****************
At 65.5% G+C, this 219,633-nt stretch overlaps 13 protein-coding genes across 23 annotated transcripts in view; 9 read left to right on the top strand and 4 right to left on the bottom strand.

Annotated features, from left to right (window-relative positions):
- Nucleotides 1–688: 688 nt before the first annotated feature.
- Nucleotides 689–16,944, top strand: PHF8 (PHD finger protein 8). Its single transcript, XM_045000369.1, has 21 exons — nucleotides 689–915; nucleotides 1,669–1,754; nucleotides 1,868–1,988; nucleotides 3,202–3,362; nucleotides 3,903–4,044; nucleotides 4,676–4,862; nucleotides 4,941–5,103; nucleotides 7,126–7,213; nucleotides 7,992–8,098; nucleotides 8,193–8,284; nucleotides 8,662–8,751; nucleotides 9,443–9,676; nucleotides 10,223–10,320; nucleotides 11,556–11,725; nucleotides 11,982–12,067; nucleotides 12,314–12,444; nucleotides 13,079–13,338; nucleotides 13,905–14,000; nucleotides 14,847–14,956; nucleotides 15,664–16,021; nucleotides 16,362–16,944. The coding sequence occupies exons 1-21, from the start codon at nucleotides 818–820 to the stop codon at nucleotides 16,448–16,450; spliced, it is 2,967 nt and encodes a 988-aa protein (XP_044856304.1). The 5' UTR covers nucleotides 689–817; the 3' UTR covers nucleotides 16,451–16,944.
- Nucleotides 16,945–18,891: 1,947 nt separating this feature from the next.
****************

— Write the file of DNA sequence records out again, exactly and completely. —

At 65.5% G+C, this 219,633-nt stretch overlaps 13 protein-coding genes across 23 annotated transcripts in view; 9 read left to right on the top strand and 4 right to left on the bottom strand.

Annotated features, from left to right (window-relative positions):
- Nucleotides 1–688: 688 nt before the first annotated feature.
- Nucleotides 689–16,944, top strand: PHF8 (PHD finger protein 8). Its single transcript, XM_045000369.1, has 21 exons — nucleotides 689–915; nucleotides 1,669–1,754; nucleotides 1,868–1,988; nucleotides 3,202–3,362; nucleotides 3,903–4,044; nucleotides 4,676–4,862; nucleotides 4,941–5,103; nucleotides 7,126–7,213; nucleotides 7,992–8,098; nucleotides 8,193–8,284; nucleotides 8,662–8,751; nucleotides 9,443–9,676; nucleotides 10,223–10,320; nucleotides 11,556–11,725; nucleotides 11,982–12,067; nucleotides 12,314–12,444; nucleotides 13,079–13,338; nucleotides 13,905–14,000; nucleotides 14,847–14,956; nucleotides 15,664–16,021; nucleotides 16,362–16,944. The coding sequence occupies exons 1-21, from the start codon at nucleotides 818–820 to the stop codon at nucleotides 16,448–16,450; spliced, it is 2,967 nt and encodes a 988-aa protein (XP_044856304.1). The 5' UTR covers nucleotides 689–817; the 3' UTR covers nucleotides 16,451–16,944.
- Nucleotides 16,945–18,891: 1,947 nt separating this feature from the next.